Also called tulip magnolia, the small flowering tree grows 20 to 35 ft. (6 – 7.5 m) tall and up to 25 ft. (7.5 m) wide. The beautiful tree creates a stunning floral display of early spring flowers. It’s suitable for planting in USDA zones 4 through 9.

Sweet Bay Magnolia (Magnolia virginiana)

Sweetbay Magnolia (Magnolia virginiana)

Sweet bay magnolia has scented white cup-shaped flowers and is evergreen in the most southern states

Sweet bay magnolia is a sun-loving southern tree that produces lemon-scented white flowers and glossy green leaves. Ideal for southern landscapes, the stunning ornamental tree is deciduous in the Upper South and evergreen in states around the Gulf of Mexico. Its fragrant cup-shaped flowers bloom from late spring through summer and attract native pollinators.

Sweet bay magnolia thrives in full sun or partial shade and moist, well-drained soil. Evergreen in southern climates, the multi-stemmed tree grows 10 to 35 ft. (3 – 10.5 m) tall and wide. In addition to its ornamental value as a decorative tree, sweet bay magnolia can grow as a large flowering shrub.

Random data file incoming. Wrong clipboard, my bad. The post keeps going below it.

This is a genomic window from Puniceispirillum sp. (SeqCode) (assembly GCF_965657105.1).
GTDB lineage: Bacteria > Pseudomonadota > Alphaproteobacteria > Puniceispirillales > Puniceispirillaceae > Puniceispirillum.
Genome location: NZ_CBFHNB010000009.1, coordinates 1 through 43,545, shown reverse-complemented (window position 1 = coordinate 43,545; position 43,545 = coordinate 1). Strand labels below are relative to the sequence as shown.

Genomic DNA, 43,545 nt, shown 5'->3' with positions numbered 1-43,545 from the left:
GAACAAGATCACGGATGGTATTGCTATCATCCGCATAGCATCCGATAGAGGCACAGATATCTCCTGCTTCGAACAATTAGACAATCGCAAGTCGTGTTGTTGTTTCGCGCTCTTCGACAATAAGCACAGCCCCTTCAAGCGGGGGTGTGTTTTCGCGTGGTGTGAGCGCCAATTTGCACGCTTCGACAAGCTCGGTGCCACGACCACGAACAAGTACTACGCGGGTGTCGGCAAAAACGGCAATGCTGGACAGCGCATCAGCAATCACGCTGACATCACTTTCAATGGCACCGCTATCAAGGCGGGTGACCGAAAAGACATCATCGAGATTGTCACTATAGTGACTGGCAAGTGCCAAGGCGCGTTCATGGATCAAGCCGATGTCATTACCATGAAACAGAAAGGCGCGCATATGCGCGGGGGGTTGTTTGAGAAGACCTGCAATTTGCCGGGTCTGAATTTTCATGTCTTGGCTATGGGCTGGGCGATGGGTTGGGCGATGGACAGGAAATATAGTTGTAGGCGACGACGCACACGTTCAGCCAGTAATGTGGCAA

Related reading: Magnolia trees for Florida.

Crape Myrtle (Lagerstroemia)

Crape Myrtle shrubs vs trees

Crape myrtles are small flowering trees that grow best in full sun and are suitable for compact spaces

Crape myrtle, also known as the lilac of the south, is a popular small tree in sunny southern yards. The highlight of the southern tree is its masses of colorful flowers with crinkled petals in shades of white, pink, red, and purple. Crape myrtle’s striking flower clusters bloom in summer and fall, filling southern gardens with color and floral aromas.